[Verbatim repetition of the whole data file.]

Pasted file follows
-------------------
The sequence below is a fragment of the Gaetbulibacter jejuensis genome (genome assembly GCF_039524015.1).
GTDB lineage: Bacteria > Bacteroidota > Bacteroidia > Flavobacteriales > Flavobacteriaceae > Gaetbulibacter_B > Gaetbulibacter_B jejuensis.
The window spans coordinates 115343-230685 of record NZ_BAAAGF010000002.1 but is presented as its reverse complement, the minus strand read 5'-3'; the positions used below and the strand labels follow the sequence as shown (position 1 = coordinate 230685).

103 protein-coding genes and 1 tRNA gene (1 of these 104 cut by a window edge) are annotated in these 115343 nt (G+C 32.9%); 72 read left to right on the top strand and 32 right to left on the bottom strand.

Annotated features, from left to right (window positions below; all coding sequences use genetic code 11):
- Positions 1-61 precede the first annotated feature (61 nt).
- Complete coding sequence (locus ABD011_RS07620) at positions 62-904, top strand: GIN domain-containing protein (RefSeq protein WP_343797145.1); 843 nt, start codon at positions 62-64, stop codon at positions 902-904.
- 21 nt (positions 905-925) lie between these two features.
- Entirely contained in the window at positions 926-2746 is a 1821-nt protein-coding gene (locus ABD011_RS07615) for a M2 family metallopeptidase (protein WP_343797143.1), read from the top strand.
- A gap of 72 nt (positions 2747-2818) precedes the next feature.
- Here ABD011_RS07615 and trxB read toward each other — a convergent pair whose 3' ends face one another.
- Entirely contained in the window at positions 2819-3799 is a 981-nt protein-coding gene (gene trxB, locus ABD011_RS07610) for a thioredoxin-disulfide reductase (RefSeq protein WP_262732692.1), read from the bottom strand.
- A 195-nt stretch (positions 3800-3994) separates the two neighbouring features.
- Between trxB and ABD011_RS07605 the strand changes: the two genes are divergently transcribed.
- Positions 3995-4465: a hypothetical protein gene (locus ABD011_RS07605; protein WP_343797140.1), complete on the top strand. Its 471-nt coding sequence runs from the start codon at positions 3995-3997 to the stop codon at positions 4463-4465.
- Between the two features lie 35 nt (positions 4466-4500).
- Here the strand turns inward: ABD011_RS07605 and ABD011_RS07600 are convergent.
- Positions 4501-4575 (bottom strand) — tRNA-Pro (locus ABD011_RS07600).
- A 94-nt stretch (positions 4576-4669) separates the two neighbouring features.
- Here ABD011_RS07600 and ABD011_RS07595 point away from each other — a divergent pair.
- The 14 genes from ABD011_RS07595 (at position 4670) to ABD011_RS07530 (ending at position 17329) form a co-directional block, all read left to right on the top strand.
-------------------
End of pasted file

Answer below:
The sequence below is a fragment of the Gaetbulibacter jejuensis genome (genome assembly GCF_039524015.1).
GTDB lineage: Bacteria > Bacteroidota > Bacteroidia > Flavobacteriales > Flavobacteriaceae > Gaetbulibacter_B > Gaetbulibacter_B jejuensis.
The window spans coordinates 115343-230685 of record NZ_BAAAGF010000002.1 but is presented as its reverse complement, the minus strand read 5'-3'; the positions used below and the strand labels follow the sequence as shown (position 1 = coordinate 230685).

103 protein-coding genes and 1 tRNA gene (1 of these 104 cut by a window edge) are annotated in these 115343 nt (G+C 32.9%); 72 read left to right on the top strand and 32 right to left on the bottom strand.

Annotated features, from left to right (window positions below; all coding sequences use genetic code 11):
- Positions 1-61 precede the first annotated feature (61 nt).
- Complete coding sequence (locus ABD011_RS07620) at positions 62-904, top strand: GIN domain-containing protein (RefSeq protein WP_343797145.1); 843 nt, start codon at positions 62-64, stop codon at positions 902-904.
- 21 nt (positions 905-925) lie between these two features.
- Entirely contained in the window at positions 926-2746 is a 1821-nt protein-coding gene (locus ABD011_RS07615) for a M2 family metallopeptidase (protein WP_343797143.1), read from the top strand.
- A gap of 72 nt (positions 2747-2818) precedes the next feature.
- Here ABD011_RS07615 and trxB read toward each other — a convergent pair whose 3' ends face one another.
- Entirely contained in the window at positions 2819-3799 is a 981-nt protein-coding gene (gene trxB, locus ABD011_RS07610) for a thioredoxin-disulfide reductase (RefSeq protein WP_262732692.1), read from the bottom strand.
- A 195-nt stretch (positions 3800-3994) separates the two neighbouring features.
- Between trxB and ABD011_RS07605 the strand changes: the two genes are divergently transcribed.
- Positions 3995-4465: a hypothetical protein gene (locus ABD011_RS07605; protein WP_343797140.1), complete on the top strand. Its 471-nt coding sequence runs from the start codon at positions 3995-3997 to the stop codon at positions 4463-4465.
- Between the two features lie 35 nt (positions 4466-4500).
- Here the strand turns inward: ABD011_RS07605 and ABD011_RS07600 are convergent.
- Positions 4501-4575 (bottom strand) — tRNA-Pro (locus ABD011_RS07600).
- A 94-nt stretch (positions 4576-4669) separates the two neighbouring features.
- Here ABD011_RS07600 and ABD011_RS07595 point away from each other — a divergent pair.
- The 14 genes from ABD011_RS07595 (at position 4670) to ABD011_RS07530 (ending at position 17329) form a co-directional block, all read left to right on the top strand.